I'm working with RHEL 5.5 guest VMs under VMware ESX 4. When I configure the virtual disks in the VM hardware settings, each disk has a SCSI address in the format "N:M". For example, "1:3" would mean SCSI host number 1 and SCSI target ID 3.
When I look at the disk info from the VM's BIOS or a Windows OS, the detected SCSI address info matches up with the virtual hardware settings. But under Linux, the SCSI address components don't match up, at least not completely or consistently.
I've tried the three supported virtual SCSI and SAS drivers and they all seem to be "broken", but in different ways. Here's a list of the virtual hardware addresses vs what was detected under Linux with each of the drivers:
Driver vHW Addr Linux Addr -------- -------- ---------- LSI SAS 0:0 0:0 LSI SAS 0:3 0:1 LSI SAS 0:6 0:2 LSI SCSI 1:1 2:1 LSI SCSI 1:4 2:4 LSI SCSI 1:7 2:7 pvSCSI 2:2 1:2 pvSCSI 2:5 1:5 pvSCSI 2:8 1:8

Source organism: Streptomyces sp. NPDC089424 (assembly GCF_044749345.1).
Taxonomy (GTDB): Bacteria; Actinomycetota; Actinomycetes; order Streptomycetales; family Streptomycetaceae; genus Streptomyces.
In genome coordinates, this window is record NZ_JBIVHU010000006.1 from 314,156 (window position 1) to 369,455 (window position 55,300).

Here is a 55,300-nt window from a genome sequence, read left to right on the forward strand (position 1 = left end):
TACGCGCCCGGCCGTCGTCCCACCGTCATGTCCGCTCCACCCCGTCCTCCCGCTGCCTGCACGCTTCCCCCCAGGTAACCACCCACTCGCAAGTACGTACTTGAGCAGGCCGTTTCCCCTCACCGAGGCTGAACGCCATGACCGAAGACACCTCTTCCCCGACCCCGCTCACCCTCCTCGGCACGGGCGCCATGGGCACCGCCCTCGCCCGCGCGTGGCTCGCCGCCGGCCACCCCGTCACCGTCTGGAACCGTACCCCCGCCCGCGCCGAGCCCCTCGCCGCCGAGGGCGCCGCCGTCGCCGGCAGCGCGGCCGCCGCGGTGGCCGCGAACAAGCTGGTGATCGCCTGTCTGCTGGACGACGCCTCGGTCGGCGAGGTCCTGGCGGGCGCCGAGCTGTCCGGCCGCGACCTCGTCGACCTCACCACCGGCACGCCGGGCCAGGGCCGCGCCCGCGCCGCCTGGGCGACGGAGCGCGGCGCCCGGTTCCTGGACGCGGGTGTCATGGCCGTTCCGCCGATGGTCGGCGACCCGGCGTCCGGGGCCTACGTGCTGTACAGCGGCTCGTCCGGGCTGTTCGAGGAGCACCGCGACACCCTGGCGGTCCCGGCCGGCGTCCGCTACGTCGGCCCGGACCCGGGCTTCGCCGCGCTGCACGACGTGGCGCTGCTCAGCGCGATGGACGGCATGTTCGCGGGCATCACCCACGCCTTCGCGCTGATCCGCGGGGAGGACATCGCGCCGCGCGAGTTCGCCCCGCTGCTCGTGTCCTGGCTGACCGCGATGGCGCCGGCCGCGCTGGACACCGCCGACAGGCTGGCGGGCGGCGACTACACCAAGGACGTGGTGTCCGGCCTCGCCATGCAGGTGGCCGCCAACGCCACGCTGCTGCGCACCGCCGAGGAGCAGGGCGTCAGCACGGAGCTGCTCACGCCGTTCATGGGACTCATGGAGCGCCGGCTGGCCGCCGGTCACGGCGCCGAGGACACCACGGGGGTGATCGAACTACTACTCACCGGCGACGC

My main question is why does this happen under Linux? The next question is: how do I get it fixed or fix it myself?
If I was going to guess, I'd say it's an issue with how the kernel is handing out the SCSI host number and how the Linux SCSI driver (included with VMware tools) is detecting the SCSI target number. Perhaps the order the drivers are loaded also has something to do with the issue. I'm guessing this would not involve udev, but I could be wrong.
Any thoughts would be appreciated. Thanks!
PS. My environment is VMware, but I don't need an answer for these drivers specifically. I imagine this might be a problem with any SCSI driver under Linux.